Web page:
The NSCLC cell lines were cultured in DMEM containing 10% exosome-depleted FBS. After 48 h, the medium was collected for exosome isolation. Briefly, the culture medium was collected into an ultrafiltration tube by centrifugation at 2000×g for 10 min. To purify exosomes from the medium, we used the ExoQuick-TC™ Exosome Precipitation Solution Kit (System Biosciences, Palo Alto, CA, USA) according to the manufacturer’s instructions. Subsequently, the exosome pellets were resuspended in PBS and filtered (0.22-μm pore size; Millipore, Billerica, MA, USA) for functional assays or protein detection. The size and quality of the exosomes were determined using an LM10-HS NanoSight instrument (Malvern Instruments, Malvern, UK) and NTA software (Malvern Instruments). The exosomes were examined using a transmission electron microscope (PHILIPS-TECNAI 10, Philips, Amsterdam, Netherlands) at 120 kV. For in vitro assays, purified exosomes were used at 20 µg/ml.
(GSEA) http://software.broadinstitute.org/gsea/msigdb/ in dex.jsp) software programs were used to analyze the Gene Expression Omnibus NSCLC dataset (GEO75037). We used DAVID Bioinformatics Resources 6.8, DAVID: Functional Annotation Tools, (https://david.ncifcrf.gov/tools.jsp) for GO analysis of IP-MASS-identified proteins. The exosome database ExoCarta (http://www.exocarta.org) was used to query CKAP4 expression in exosomes. The Genecards (http://www.genecards.org) was used to query CKAP4 expression in human organs.
Proximity ligation assay (PLA)
A549 and NCI-H460 cells were seeded in six-well plates with slides (1.5 × 105 cells/well). Cells were transfected with SFB-Vector or SFB-GOLPH3 and fixed with 4% paraformaldehyde (PFA) for 10 min. After washing with PBS, cells were permeabilized with 0.5% Triton X-100 for 3 min prior to blocking with 2% BSA (in PBS) for 0.5–1 h. Cells then were incubated with an appropriate concentration of primary antibody (mouse anti-FLAG: 1:100, Sigma, St. Louis, MO, USA; Cat. No. F1804; rabbit anti-CKAP4: 1:50, Novus, Colorado, USA; Cat. No. NBP1-26643; mouse anti-GOLPH3: 1:50, Proteintech, Rosemont, IL, USA; Cat. No. 67777-1-Ig) overnight at 4 °C. The PLA was performed using a Duolink in situ fluorescence kit (Sigma-Aldrich, St. Louis, MO, USA; Cat. No. DUO92101) according to the manufacturer’s instructions. Images were acquired using DragonFly confocal imaging system (Andor) and data were analyzed using Image J and GraphPad Prism.
All statistical analyses were performed using SPSS version 21.0 (IBM Corp., Armonk, NY, USA) and GraphPad Prism (version 8). The two-tailed paired Student’s t test was used for comparisons of two groups. The χ2 test was used to assess the relationship between GOLPH3 expression and clinicopathological characteristics. The Kaplan–Meier method was used to plot the survival curves and the log-rank test was used to compare groups. Bivariate correlations between GOLPH3 expression and clinical stage, T, N, or M stage were determined using Spearman’s rank correlation analysis. P < 0.05 was considered to indicate statistical significance.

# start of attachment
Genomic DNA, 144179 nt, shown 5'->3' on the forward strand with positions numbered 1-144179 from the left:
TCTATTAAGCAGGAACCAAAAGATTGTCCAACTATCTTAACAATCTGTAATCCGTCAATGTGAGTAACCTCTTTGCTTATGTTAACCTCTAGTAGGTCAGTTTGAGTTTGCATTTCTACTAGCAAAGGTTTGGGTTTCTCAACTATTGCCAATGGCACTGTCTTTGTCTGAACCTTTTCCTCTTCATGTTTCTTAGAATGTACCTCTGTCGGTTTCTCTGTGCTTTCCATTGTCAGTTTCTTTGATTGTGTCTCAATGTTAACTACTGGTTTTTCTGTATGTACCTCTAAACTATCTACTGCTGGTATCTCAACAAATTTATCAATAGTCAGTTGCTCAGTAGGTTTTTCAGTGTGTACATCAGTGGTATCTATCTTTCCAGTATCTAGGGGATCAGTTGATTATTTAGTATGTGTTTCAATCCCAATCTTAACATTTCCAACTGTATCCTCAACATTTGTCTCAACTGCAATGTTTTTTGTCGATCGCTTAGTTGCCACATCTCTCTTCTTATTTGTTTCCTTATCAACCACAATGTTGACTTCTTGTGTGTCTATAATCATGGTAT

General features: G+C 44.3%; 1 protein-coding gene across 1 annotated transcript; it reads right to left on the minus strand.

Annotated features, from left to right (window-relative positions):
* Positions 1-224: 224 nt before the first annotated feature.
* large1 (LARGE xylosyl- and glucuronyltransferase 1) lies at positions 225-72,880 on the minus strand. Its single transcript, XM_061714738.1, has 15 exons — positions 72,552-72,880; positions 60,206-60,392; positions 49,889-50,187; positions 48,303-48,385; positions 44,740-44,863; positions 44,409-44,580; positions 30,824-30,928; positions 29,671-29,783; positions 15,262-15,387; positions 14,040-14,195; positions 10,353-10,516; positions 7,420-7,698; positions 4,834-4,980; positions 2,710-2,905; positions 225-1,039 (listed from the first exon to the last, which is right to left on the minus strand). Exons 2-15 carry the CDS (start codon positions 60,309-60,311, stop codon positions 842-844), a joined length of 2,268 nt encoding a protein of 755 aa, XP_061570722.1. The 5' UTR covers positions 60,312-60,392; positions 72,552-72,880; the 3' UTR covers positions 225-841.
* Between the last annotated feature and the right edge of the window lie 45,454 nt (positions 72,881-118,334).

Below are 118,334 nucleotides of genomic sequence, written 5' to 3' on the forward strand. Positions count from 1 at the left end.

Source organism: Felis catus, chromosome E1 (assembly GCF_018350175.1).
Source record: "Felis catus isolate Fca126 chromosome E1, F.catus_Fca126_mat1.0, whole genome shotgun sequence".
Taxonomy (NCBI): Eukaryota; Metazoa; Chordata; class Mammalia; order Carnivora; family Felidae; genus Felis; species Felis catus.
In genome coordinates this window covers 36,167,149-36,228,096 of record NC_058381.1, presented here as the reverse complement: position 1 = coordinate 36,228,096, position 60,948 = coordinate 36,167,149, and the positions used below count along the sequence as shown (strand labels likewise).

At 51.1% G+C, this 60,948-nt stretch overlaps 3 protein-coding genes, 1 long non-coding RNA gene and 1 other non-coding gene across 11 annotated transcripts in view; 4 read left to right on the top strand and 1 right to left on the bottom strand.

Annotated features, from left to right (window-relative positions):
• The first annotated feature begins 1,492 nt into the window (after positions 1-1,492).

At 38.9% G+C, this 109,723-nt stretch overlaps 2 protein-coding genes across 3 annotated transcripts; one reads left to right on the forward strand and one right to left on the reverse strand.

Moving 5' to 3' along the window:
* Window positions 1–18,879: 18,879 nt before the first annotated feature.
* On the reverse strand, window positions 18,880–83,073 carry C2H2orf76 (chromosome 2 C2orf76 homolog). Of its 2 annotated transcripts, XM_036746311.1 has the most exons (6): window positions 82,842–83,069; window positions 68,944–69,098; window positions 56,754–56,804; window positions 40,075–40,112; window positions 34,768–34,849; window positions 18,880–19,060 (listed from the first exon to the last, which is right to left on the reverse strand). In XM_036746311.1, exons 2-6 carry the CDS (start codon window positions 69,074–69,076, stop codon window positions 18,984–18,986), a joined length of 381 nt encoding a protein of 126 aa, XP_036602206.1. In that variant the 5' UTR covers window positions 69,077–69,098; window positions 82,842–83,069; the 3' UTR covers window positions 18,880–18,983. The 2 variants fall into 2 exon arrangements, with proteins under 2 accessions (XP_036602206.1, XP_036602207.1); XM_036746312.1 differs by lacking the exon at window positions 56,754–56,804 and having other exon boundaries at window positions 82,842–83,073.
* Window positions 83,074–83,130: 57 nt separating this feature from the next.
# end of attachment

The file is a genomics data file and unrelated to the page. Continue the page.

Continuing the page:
All data generated or analyzed during this study are included in this published article and its supplementary information files. Other data supporting the results of this subject can be obtained from the corresponding author in accordance with reasonable regulations.
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We thank the institutes’ platform support and all the patients who agreed to participate in this study.
This work was supported by the Natural Science Foundation of China (grant numbers 81872448, 82003091), the Science and Technology Program of Guangdong Province, China (grant number 2019A1515010952), the Young Innovative Talents Project of General Colleges and Universities in Guangdong Province (grant number 2018KQNCX220), the Science and Technology Bureau of Shenzhen City (grant number JCYJ20180305163414905), the Discipline Construction Funding of Shenzhen (grant number 2016-1452), and the SZU Medical Young Scientists Program and the SZU Top Ranking Project (grant number 71201-000001).
The authors declare no competing interests.
All animal procedures were approved by the Peking University Laboratory Animal Center of Shenzhen Graduate School. All patients enrolled in this protocol provided written informed consent for the use of their samples in this research (No. 2019020).
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Song, JW., Zhu, J., Wu, XX. et al. GOLPH3/CKAP4 promotes metastasis and tumorigenicity by enhancing the secretion of exosomal WNT3A in non-small-cell lung cancer. Cell Death Dis 12, 976 (2021). https://doi.org/10.1038/s41419-021-04265-8